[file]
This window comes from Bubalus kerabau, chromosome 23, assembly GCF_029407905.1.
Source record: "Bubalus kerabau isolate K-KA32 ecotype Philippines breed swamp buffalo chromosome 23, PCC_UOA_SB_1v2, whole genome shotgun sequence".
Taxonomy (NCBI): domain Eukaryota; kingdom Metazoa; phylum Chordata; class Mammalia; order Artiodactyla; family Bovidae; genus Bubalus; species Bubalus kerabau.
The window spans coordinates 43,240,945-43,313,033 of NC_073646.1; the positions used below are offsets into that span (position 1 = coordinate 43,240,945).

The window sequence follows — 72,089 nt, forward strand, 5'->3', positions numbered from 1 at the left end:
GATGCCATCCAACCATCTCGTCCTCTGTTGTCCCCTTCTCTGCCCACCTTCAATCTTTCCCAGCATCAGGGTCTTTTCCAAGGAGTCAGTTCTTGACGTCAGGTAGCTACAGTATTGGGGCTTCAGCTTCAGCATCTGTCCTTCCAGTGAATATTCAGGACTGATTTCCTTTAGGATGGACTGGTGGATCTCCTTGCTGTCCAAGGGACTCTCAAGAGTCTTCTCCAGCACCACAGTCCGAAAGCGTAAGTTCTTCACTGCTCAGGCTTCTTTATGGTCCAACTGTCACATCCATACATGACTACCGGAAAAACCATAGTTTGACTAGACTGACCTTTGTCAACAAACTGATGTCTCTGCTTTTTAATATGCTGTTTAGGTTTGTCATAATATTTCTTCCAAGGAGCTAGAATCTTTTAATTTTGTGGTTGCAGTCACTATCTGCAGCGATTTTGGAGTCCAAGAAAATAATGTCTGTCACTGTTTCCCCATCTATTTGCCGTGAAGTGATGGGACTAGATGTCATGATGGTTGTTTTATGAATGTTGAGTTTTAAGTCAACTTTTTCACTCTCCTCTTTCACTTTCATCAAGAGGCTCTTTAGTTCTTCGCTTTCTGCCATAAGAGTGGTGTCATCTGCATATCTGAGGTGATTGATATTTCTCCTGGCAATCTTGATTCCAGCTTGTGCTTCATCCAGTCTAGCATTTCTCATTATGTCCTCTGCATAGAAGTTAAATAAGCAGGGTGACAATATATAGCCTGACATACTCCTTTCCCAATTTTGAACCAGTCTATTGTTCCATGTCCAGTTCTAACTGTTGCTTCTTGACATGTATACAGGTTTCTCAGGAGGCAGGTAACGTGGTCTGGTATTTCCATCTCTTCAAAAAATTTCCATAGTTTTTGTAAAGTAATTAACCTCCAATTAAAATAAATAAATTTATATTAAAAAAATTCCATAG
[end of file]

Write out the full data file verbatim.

This window comes from Bubalus kerabau, chromosome 23, assembly GCF_029407905.1.
Source record: "Bubalus kerabau isolate K-KA32 ecotype Philippines breed swamp buffalo chromosome 23, PCC_UOA_SB_1v2, whole genome shotgun sequence".
Taxonomy (NCBI): domain Eukaryota; kingdom Metazoa; phylum Chordata; class Mammalia; order Artiodactyla; family Bovidae; genus Bubalus; species Bubalus kerabau.
The window spans coordinates 43,240,945-43,313,033 of NC_073646.1; the positions used below are offsets into that span (position 1 = coordinate 43,240,945).

The window sequence follows — 72,089 nt, forward strand, 5'->3', positions numbered from 1 at the left end:
GATGCCATCCAACCATCTCGTCCTCTGTTGTCCCCTTCTCTGCCCACCTTCAATCTTTCCCAGCATCAGGGTCTTTTCCAAGGAGTCAGTTCTTGACGTCAGGTAGCTACAGTATTGGGGCTTCAGCTTCAGCATCTGTCCTTCCAGTGAATATTCAGGACTGATTTCCTTTAGGATGGACTGGTGGATCTCCTTGCTGTCCAAGGGACTCTCAAGAGTCTTCTCCAGCACCACAGTCCGAAAGCGTAAGTTCTTCACTGCTCAGGCTTCTTTATGGTCCAACTGTCACATCCATACATGACTACCGGAAAAACCATAGTTTGACTAGACTGACCTTTGTCAACAAACTGATGTCTCTGCTTTTTAATATGCTGTTTAGGTTTGTCATAATATTTCTTCCAAGGAGCTAGAATCTTTTAATTTTGTGGTTGCAGTCACTATCTGCAGCGATTTTGGAGTCCAAGAAAATAATGTCTGTCACTGTTTCCCCATCTATTTGCCGTGAAGTGATGGGACTAGATGTCATGATGGTTGTTTTATGAATGTTGAGTTTTAAGTCAACTTTTTCACTCTCCTCTTTCACTTTCATCAAGAGGCTCTTTAGTTCTTCGCTTTCTGCCATAAGAGTGGTGTCATCTGCATATCTGAGGTGATTGATATTTCTCCTGGCAATCTTGATTCCAGCTTGTGCTTCATCCAGTCTAGCATTTCTCATTATGTCCTCTGCATAGAAGTTAAATAAGCAGGGTGACAATATATAGCCTGACATACTCCTTTCCCAATTTTGAACCAGTCTATTGTTCCATGTCCAGTTCTAACTGTTGCTTCTTGACATGTATACAGGTTTCTCAGGAGGCAGGTAACGTGGTCTGGTATTTCCATCTCTTCAAAAAATTTCCATAGTTTTTGTAAAGTAATTAACCTCCAATTAAAATAAATAAATTTATATTAAAAAAATTCCATAG